Estate Planning, Real Estate, Trusts, Wealth, Will Contests, Wills

How to Disinherit Your Loved Ones (Part 1)

The holidays are my most favorite time of the year for many reasons, with my family being the main one.

In my line of work, I see plenty of people have some very… not-ideal circumstances to deal with when it comes to their family and estate planning.

To put it nicely.

So, contrary to the spirit of the holidays, I want to give some tips and pointers in the next several newsletters and posts on how to exclude (and how to NOT exclude) family members from your estate.

Today’s Tip: Do Not Do a $1.00 Bequest to an Estranged Family Member.
This is a common rumor I hear. It’s weird that out of all the rumors that could be out there for estate planning, this is one of the most common.

This erroneous rumor states that if you want to exclude someone from your estate, you must give them $1.00 because the law requires you to give your family members at least something. Otherwise, according to the rumor, if you don’t give them anything, your family member can contest your will.

This is patently false. I’ve said it a million times, and I’ll say it again, you are free to give however much of your estate to literally anyone and everyone on this planet free of any restrictions under Texas law. You are not obligated to bequest $1.00 to an estranged family member whatsoever in Texas.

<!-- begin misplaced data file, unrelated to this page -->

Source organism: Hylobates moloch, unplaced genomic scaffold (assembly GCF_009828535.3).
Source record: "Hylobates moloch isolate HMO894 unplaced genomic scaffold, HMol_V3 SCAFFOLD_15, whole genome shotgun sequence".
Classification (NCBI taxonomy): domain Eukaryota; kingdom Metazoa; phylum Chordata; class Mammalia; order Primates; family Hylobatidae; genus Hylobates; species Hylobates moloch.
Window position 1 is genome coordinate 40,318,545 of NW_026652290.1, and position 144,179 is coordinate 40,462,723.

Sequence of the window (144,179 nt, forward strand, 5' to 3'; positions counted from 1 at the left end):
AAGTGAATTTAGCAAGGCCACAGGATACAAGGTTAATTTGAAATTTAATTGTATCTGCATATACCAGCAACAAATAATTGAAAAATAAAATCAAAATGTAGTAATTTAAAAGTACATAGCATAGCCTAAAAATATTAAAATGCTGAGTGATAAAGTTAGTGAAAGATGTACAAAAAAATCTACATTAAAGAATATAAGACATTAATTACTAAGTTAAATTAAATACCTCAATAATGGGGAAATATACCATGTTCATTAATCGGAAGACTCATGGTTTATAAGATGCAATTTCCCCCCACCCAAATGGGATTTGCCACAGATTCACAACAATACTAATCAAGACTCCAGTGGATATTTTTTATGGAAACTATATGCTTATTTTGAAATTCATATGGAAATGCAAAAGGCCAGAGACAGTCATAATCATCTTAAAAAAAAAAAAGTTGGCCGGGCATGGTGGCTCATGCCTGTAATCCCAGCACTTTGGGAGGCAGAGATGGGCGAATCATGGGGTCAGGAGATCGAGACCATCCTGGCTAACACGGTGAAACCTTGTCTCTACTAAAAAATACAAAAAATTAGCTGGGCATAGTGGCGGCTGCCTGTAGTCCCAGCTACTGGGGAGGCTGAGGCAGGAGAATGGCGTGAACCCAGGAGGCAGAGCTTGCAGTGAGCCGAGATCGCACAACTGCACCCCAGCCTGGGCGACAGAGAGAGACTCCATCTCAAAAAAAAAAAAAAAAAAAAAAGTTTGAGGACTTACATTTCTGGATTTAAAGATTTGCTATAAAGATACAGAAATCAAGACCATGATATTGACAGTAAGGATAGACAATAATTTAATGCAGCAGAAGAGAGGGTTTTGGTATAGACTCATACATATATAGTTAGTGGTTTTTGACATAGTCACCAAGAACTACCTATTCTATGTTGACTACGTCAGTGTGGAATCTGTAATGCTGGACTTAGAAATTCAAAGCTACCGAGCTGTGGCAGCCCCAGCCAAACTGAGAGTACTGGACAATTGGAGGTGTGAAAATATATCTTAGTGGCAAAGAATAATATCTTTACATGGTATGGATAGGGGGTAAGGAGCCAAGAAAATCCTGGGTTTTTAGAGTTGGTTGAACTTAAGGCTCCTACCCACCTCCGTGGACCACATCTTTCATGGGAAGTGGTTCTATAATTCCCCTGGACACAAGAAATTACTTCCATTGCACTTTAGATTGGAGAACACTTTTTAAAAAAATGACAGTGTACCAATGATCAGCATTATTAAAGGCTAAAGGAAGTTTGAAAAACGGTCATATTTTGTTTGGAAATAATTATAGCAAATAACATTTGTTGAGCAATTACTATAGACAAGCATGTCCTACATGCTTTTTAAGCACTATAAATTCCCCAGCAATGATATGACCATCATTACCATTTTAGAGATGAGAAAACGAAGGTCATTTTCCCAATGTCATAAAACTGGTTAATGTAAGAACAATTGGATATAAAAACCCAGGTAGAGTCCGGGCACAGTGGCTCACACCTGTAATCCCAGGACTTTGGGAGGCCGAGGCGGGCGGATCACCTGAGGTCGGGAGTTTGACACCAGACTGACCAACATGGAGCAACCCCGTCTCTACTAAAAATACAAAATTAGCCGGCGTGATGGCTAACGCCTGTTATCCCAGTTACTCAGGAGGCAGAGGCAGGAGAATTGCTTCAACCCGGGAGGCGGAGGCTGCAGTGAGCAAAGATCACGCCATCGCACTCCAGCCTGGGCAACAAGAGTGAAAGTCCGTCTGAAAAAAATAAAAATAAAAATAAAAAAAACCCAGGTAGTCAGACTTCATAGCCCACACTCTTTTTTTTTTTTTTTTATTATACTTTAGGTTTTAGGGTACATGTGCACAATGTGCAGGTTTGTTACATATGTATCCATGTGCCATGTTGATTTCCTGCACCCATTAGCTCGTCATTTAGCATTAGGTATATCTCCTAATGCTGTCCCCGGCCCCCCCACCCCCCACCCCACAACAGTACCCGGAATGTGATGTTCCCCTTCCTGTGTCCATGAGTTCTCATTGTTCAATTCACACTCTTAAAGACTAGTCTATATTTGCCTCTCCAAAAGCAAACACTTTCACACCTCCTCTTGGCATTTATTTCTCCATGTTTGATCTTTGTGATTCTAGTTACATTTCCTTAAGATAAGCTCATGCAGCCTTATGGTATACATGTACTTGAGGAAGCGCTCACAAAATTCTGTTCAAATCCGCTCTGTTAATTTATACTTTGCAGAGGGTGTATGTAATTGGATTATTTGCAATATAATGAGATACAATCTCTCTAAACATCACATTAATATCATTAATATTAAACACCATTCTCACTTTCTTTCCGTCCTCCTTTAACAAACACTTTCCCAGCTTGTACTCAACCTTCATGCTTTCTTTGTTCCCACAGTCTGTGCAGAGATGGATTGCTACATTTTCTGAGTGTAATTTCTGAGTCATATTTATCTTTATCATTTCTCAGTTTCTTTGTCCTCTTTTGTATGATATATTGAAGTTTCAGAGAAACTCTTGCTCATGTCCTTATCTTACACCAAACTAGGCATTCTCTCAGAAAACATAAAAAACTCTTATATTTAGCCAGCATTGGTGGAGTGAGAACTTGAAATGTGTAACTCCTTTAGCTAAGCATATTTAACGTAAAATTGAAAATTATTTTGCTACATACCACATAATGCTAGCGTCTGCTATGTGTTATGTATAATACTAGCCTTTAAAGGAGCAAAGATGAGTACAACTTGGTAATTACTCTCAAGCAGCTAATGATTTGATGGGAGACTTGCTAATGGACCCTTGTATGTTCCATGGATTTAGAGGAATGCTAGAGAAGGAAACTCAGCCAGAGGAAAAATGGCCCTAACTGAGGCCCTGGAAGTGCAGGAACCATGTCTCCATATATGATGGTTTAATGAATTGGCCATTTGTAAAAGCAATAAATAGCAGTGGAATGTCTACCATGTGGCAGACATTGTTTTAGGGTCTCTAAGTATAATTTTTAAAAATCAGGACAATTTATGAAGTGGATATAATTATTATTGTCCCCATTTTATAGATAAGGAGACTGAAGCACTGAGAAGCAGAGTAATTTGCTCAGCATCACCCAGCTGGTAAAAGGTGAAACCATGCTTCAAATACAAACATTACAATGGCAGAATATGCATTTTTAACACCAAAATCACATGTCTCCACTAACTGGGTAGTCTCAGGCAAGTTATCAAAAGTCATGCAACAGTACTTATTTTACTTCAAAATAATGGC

In fact, it is not a good idea to bequest $1.00 to a family member because of probate. As a reminder, probate is the process by which you can validate and enforce a will by going before a judge.

Probate states that only specific people (“interested persons”) can get involved in the proceedings. Interested persons can contest a will. If you give someone a dollar, they are now an interested person in the probate proceeding. If you give them nothing, more often than not, the person is not going to be an interested person and cannot contest the will.

Moral of the story? Do not give $1.00 to someone you are excluding from your will or trust. It can backfire dramatically because you’re legally giving this excluded person a chance to mess with the distribution of your estate.